Those of you working in or around Web Services (or those of you who just read my blog for sheer excitement) have probably seen acronyms like DPWS and WSDAPI tossed around.  Some of these are pretty straightforward, but the interplay between them is subtle.

Here's a short guide to the device-oriented Web Services acronyms I use on this blog most often, and how they relate to each other.

  • DPWS is the Devices Profile for Web Services, a profile that assembles some useful Web Services specifications and constrains them so they're easy to implement on devices.  DPWS says things like, "use WS-Discovery," "devices can express their metadata in this well-defined format," and "devices shouldn't be required to support huge XML messages."  DPWS doesn't say anything about specific applications (e.g., printers).
  • WSDAPI is the Web Services on Devices API, the implementation of DPWS that ships on Windows Vista, Server 2008, and CE 6.0 R2.  WSDAPI does more than just DPWS, which is one of the reasons why it's not called DPWSAPI or something like that.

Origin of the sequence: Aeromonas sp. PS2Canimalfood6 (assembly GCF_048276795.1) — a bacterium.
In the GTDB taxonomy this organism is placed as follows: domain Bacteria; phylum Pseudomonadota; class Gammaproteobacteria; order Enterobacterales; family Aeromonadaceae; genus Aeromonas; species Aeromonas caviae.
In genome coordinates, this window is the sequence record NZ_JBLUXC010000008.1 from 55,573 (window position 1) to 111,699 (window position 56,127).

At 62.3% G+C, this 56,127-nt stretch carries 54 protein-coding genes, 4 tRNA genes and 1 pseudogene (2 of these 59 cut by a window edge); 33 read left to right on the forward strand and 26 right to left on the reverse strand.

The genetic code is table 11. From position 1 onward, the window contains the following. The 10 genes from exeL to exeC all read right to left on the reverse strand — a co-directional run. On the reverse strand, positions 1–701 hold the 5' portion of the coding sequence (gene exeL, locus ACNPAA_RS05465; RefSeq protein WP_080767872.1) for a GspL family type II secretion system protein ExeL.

• WSD is "Web Services on devices," an umbrella term for Microsoft technologies built on DPWS and WSDAPI.  For example, Vista also includes support for Web Services-based printers and scanners--both of these technologies fall under WSD.  WSD shouldn't be confused with WS-D, sometimes used to refer to WS-Discovery.
  • WSDL is the Web Services Description Language, a format for the machine-readable part of a Web Services-based network protocol specification.  WSDL is used to describe low-level protocols built into DPWS (e.g., WS-Eventing) but application and device authors will typically interact with it most often at the application layer, where it describes a higher-level protocol built on DPWS.

So let's apply these to the example of the Web Services-based print technology in Windows Vista: networked Web Services printers are DPWS devices that expose printer services described by the printer WSDL.  Any DPWS client (such as those built on WSDAPI) can connect to these printers to see that they are printers, but only DPWS clients that include support for the printer WSDL can actually use the print functionality.